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Turkish-backed militias killing civilians in Syria, US spies report

A U.S. Soldier provides security during a coordinated, independent patrol along the demarcation line near a village outside Manbij, Syria, June 26, 2018. The U.S. recently started conducting these patrols with Turkish Military Forces, patrolling on opposite sides of the demarcation line. (U.S. Army photo by Staff Sgt. Timothy R. Koster)
October 30, 2019

One week after the Turkish government announced the end of its military operation in northern Syria, unnamed U.S intelligence officials have raised concerns Turkish-backed militias are still fighting in the area and civilians are being killed.

Four unnamed U.S, military and intelligence officials have told Time magazine U.S. intelligence agencies are monitoring areas once occupied by U.S. forces and they believe Turkish militias are still attacking. Further, those militias may have been armed by the Ankara government with weapons supplied by the U.S. to Turkey.

The intelligence officials base their concerns on Turkey’s deployment of more troops and weapons than would be necessary to maintain an established safe-zone along the Turkish-Syrian border. The intended safe-zone is to be a roughly 20-mile wide stripe, across nearly 300 miles of the border.

“They’re far more than the Turks need to conduct the operations they’re supposed to be conducting,” one U.S. official said of the Turkish military buildup.

Fighting between Turkish and Syrian forces reportedly continued within the Turkish safe zone on Monday. Kurdish forces reportedly built fortified positions inside the safe zone despite the safe-zone’s intended purpose to keep Kurdish forces out.

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The U.S. officials said the fortifications may be a preparation for a Turkish attack if the ceasefire collapses. They warned such a collapse of the ceasefire agreement could result in wide-scale war crimes. They also warned that chaos in the potential ensuing conflict might allow captured ISIS fighters to escape and once again take up arms in the region.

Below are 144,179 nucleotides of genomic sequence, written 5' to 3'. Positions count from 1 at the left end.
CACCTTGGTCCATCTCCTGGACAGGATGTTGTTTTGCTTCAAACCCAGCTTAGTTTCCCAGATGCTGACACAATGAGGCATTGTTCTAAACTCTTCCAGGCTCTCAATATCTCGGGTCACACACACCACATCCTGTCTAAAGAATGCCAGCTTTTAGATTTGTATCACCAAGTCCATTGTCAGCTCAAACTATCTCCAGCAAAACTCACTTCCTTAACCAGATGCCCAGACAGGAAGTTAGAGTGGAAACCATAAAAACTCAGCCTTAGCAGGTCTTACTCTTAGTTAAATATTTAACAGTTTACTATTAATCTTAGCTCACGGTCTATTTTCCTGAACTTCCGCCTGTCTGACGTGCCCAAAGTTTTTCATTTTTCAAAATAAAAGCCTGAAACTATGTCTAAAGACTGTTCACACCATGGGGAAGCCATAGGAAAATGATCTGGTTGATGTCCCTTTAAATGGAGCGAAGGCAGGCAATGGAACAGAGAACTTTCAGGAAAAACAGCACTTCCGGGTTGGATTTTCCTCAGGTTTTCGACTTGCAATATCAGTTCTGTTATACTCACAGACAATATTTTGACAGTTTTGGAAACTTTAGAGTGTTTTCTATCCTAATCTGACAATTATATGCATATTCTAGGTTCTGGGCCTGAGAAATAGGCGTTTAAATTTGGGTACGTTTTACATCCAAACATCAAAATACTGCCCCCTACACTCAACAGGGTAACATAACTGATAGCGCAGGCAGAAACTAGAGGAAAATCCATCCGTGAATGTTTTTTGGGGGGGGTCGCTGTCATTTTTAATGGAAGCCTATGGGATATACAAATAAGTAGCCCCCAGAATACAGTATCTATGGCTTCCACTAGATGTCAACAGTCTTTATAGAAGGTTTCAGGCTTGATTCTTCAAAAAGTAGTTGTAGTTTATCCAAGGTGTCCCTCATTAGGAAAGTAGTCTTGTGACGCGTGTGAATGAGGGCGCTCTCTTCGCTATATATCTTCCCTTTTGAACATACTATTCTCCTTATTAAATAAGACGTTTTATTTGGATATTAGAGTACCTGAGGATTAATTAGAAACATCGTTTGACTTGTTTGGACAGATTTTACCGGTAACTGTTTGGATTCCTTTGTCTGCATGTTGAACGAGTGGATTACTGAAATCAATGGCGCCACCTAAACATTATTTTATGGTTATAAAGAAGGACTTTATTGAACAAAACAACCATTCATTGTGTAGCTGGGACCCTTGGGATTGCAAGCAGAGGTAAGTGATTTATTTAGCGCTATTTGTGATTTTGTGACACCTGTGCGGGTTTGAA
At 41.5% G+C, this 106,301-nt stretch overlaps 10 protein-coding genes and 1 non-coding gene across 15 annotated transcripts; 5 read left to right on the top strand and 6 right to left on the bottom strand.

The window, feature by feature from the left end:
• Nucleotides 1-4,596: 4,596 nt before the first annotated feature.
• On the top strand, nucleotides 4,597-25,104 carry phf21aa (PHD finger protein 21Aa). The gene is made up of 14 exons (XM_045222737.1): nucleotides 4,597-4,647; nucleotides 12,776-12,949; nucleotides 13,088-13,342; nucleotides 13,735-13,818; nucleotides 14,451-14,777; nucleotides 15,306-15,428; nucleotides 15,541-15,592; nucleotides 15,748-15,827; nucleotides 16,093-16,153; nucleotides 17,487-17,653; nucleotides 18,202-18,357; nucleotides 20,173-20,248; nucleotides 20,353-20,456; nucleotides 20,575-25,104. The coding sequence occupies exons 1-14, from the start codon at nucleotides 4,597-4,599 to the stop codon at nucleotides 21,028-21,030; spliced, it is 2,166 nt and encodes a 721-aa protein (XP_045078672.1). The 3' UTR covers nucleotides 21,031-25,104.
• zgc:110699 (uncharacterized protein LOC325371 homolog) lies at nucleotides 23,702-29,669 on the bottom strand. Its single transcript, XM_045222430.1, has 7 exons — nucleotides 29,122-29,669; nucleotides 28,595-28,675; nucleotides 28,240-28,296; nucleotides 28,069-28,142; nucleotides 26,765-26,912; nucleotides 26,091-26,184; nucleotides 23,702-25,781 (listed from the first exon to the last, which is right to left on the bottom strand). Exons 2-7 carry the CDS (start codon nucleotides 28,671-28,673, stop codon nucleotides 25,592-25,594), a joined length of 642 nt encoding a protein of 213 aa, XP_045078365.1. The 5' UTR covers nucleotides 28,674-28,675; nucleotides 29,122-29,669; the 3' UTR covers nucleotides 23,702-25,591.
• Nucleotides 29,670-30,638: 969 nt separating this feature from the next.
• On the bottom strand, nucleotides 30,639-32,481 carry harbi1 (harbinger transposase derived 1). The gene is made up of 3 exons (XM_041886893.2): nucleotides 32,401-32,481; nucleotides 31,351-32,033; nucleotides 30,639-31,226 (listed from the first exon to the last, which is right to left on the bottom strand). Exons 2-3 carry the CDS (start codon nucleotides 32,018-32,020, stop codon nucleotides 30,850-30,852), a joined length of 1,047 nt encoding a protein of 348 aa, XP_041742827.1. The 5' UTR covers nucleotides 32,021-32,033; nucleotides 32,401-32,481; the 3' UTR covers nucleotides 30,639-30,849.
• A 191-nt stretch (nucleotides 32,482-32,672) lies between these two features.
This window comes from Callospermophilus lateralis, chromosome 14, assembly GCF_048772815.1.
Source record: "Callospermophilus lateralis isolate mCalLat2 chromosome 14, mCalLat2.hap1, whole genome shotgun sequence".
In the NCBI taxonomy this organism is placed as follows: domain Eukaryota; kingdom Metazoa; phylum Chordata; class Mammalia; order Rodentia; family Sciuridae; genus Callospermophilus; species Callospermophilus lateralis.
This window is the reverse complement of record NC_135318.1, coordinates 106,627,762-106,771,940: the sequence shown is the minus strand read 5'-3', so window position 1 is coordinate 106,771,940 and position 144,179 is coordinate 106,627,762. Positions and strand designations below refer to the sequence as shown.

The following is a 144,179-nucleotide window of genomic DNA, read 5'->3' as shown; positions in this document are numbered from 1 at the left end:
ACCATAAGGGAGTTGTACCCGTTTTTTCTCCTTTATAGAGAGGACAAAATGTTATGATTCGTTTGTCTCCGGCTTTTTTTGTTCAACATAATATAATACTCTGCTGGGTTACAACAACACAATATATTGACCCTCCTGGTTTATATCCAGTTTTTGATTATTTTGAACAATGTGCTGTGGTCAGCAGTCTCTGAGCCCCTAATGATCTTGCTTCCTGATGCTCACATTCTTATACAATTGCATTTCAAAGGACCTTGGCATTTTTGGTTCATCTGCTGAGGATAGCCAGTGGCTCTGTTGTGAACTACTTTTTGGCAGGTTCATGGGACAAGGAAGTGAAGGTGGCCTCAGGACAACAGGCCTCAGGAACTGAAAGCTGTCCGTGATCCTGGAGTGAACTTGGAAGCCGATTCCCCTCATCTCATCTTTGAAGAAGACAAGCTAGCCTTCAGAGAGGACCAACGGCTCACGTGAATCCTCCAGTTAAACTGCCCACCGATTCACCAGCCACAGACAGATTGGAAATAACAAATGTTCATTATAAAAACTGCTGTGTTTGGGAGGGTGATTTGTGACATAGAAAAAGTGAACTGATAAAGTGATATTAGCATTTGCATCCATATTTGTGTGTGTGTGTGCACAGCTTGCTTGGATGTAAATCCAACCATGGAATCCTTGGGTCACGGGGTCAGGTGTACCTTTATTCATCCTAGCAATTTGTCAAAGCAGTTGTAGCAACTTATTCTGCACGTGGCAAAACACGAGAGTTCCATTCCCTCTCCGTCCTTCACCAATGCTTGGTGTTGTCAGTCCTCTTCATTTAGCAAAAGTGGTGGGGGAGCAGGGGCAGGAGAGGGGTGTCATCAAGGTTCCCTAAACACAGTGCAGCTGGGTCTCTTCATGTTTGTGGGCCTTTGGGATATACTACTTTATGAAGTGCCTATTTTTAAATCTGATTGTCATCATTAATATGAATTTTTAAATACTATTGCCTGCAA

Despite President Donald Trump’s announcement of a permanent Turkish ceasefire and his claims of Kurdish support for the peace terms, Gen. Mazloum Abdi — a Kurdish leader of the Syrian Democratic Forces — soon raised warnings of continued Turkish-backed attacks, contradicting the claimed end of their military operation.

U.S. intelligence officials continue to monitor Syria through drone reconnaissance and intelligence networks established throughout the U.S. deployment in the region.

Those officials speaking to Time said information on the potential Turkish offensive came through a combination of human and technical information gathering. Suggestions that U.S. arms to attack civilians remain inconclusive.

A prior report by Amnesty International, compiled around the time of the original Turkish military offensive, concluded 200 civilians were killed by Turkish forces and allies during their offensive.

The Amnesty International report notes Turkey has also claimed 18 Turkish civilians were killed and 150 have been injured in cross-border mortar fire they attribute to Kurdish forces.

During a House of Representatives hearing, James Jeffrey, the U.S. special envoy to Syria told lawmakers the U.S. officials have questioned Turkish President Recep Tayyip Erdogan about potential war crimes.

“We have several incidents we consider war crimes,” Jeffrey said.

Four U.S. senators have also issued a letter to Secretary of State Mike Pompeo, seeking information about the alleged Turkish use of white phosphorous and chemical weapons during their offensive. The four senators — Maryland Democrat Chris Van Hollen, Vermont Democrat Pat Leahy, Connecticut Democrat Richard Blumenthal, and Tennessee Republican Marsha Blackburn — noted active investigations by the Organization for the Prohibition of Chemical Weapons. The organization is reportedly collecting evidence of a chemical weapon attack by Turkey.